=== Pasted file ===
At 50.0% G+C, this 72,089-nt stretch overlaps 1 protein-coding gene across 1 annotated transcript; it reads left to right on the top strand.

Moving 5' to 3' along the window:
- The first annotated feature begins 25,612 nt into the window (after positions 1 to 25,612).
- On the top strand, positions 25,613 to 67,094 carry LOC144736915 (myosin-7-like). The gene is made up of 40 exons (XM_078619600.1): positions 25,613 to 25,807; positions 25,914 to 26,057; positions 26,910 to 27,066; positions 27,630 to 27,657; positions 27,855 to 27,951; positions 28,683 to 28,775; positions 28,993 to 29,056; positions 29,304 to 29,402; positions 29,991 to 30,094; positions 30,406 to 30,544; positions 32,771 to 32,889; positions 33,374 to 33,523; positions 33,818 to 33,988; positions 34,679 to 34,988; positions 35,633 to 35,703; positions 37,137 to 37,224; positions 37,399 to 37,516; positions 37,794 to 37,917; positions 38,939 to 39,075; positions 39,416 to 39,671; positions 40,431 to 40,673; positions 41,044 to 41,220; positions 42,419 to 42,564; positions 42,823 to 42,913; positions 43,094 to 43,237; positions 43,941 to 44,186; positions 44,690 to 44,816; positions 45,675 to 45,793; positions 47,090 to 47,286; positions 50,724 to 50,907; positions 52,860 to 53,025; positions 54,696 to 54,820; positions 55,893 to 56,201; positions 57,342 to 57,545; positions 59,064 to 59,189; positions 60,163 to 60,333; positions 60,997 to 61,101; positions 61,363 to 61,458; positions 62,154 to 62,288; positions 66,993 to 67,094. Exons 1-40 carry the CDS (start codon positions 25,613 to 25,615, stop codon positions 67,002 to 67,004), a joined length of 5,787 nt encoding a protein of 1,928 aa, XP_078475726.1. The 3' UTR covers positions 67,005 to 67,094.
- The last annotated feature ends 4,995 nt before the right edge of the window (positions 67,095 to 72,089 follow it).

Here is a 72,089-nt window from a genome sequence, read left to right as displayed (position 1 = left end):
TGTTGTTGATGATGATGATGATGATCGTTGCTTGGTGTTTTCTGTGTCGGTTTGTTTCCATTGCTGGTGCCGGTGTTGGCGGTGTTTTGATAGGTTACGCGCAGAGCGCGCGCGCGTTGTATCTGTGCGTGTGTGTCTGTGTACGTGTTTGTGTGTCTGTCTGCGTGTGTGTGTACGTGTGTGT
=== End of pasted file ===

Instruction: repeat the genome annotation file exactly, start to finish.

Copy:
At 50.0% G+C, this 72,089-nt stretch overlaps 1 protein-coding gene across 1 annotated transcript; it reads left to right on the top strand.

Moving 5' to 3' along the window:
- The first annotated feature begins 25,612 nt into the window (after positions 1 to 25,612).
- On the top strand, positions 25,613 to 67,094 carry LOC144736915 (myosin-7-like). The gene is made up of 40 exons (XM_078619600.1): positions 25,613 to 25,807; positions 25,914 to 26,057; positions 26,910 to 27,066; positions 27,630 to 27,657; positions 27,855 to 27,951; positions 28,683 to 28,775; positions 28,993 to 29,056; positions 29,304 to 29,402; positions 29,991 to 30,094; positions 30,406 to 30,544; positions 32,771 to 32,889; positions 33,374 to 33,523; positions 33,818 to 33,988; positions 34,679 to 34,988; positions 35,633 to 35,703; positions 37,137 to 37,224; positions 37,399 to 37,516; positions 37,794 to 37,917; positions 38,939 to 39,075; positions 39,416 to 39,671; positions 40,431 to 40,673; positions 41,044 to 41,220; positions 42,419 to 42,564; positions 42,823 to 42,913; positions 43,094 to 43,237; positions 43,941 to 44,186; positions 44,690 to 44,816; positions 45,675 to 45,793; positions 47,090 to 47,286; positions 50,724 to 50,907; positions 52,860 to 53,025; positions 54,696 to 54,820; positions 55,893 to 56,201; positions 57,342 to 57,545; positions 59,064 to 59,189; positions 60,163 to 60,333; positions 60,997 to 61,101; positions 61,363 to 61,458; positions 62,154 to 62,288; positions 66,993 to 67,094. Exons 1-40 carry the CDS (start codon positions 25,613 to 25,615, stop codon positions 67,002 to 67,004), a joined length of 5,787 nt encoding a protein of 1,928 aa, XP_078475726.1. The 3' UTR covers positions 67,005 to 67,094.
- The last annotated feature ends 4,995 nt before the right edge of the window (positions 67,095 to 72,089 follow it).

Here is a 72,089-nt window from a genome sequence, read left to right as displayed (position 1 = left end):
TGTTGTTGATGATGATGATGATGATCGTTGCTTGGTGTTTTCTGTGTCGGTTTGTTTCCATTGCTGGTGCCGGTGTTGGCGGTGTTTTGATAGGTTACGCGCAGAGCGCGCGCGCGTTGTATCTGTGCGTGTGTGTCTGTGTACGTGTTTGTGTGTCTGTCTGCGTGTGTGTGTACGTGTGTGT